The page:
We aimed to better understand variation in opioid prescribing practices by investigating physician factors at one academic suburban Emergency Department (ED).
We retrospectively reviewed the electronic medical records of all patients given opioid prescriptions in the Stanford Health Care ED from 2009 to 2018. We described the variation in opioid prescriptions over time from 2009 to 2018, then dove deeper into a single year (July 1, 2017 to July 1, 2018). We described the number and type of opioid prescriptions at discharge and variation in attending physician opioid prescribing patterns using independent t-tests and a Fischer’s exact test.
From 2009 to 2018, 657,037 patient visits occurred; 92,612 (14.1%) opioid prescriptions were written. Opioid prescriptions increased from 2009, peaked in 2015, then decreased. Individual providers wrote opioid prescriptions for 1 to 17% of their discharged patients. There was no significant difference in opioid prescribing based on provider gender (p = 0.456), fellow or attending status (p = 0.390), residency completed at Stanford Hospital (p = 0.593), residency completed within California (p = 0.493), or residency completed after 2010 (p = 0.589). Of the 371 providers who wrote opioid prescriptions from 2009 through 2018, 120 wrote prescriptions for patients who had already received at least three opioid prescriptions in the same year from the same department.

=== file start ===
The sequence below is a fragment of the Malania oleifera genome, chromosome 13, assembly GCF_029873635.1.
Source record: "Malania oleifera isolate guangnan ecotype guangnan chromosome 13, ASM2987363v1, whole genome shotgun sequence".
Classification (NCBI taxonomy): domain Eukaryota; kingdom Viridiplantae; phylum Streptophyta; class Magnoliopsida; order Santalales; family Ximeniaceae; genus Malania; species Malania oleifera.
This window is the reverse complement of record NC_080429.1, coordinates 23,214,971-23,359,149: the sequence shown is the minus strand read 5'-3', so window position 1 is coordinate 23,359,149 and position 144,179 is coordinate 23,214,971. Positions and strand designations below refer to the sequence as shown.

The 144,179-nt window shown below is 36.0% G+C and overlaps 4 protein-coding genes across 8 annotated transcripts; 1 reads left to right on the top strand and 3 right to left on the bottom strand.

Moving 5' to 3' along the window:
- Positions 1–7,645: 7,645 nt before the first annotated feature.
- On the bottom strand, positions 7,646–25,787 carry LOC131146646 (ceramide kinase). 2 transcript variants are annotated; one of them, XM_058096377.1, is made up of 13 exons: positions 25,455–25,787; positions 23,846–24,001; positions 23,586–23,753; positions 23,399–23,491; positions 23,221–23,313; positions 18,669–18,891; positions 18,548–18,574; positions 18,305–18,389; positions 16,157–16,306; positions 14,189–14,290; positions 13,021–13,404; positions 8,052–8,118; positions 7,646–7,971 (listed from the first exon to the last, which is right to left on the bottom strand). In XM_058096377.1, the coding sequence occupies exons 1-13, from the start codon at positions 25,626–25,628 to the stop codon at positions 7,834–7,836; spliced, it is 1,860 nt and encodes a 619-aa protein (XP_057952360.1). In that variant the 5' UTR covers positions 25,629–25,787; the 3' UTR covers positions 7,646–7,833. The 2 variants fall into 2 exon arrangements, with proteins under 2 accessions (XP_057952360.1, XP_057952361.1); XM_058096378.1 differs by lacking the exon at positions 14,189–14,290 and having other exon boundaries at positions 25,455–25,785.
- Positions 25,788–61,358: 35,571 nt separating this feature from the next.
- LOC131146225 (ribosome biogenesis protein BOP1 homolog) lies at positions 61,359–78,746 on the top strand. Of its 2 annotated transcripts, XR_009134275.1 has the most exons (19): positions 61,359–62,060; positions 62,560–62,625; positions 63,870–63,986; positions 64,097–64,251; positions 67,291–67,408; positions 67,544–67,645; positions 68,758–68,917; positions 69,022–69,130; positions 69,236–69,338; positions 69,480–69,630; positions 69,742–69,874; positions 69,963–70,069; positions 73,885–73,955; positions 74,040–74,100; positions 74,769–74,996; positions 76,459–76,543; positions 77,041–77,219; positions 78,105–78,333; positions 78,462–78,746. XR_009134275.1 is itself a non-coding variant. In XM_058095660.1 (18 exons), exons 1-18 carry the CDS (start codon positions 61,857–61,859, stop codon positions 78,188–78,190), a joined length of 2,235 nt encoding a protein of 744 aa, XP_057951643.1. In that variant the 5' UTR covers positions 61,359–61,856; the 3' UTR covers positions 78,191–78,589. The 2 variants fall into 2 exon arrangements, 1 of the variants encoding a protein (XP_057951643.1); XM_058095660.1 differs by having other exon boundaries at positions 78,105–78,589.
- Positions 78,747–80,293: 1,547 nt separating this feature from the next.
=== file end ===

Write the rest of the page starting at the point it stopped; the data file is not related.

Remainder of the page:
This study could inform policymakers by describing patterns of variation in opioid prescribing over time and between providers. Although we did see significant differences in prescribing patterns from one provider to the next, those were not explained by the factors we examined. Further studies could investigate factors such as provider experience with pain and addiction, bias regarding particular pathologies, and concern around patient satisfaction scores.

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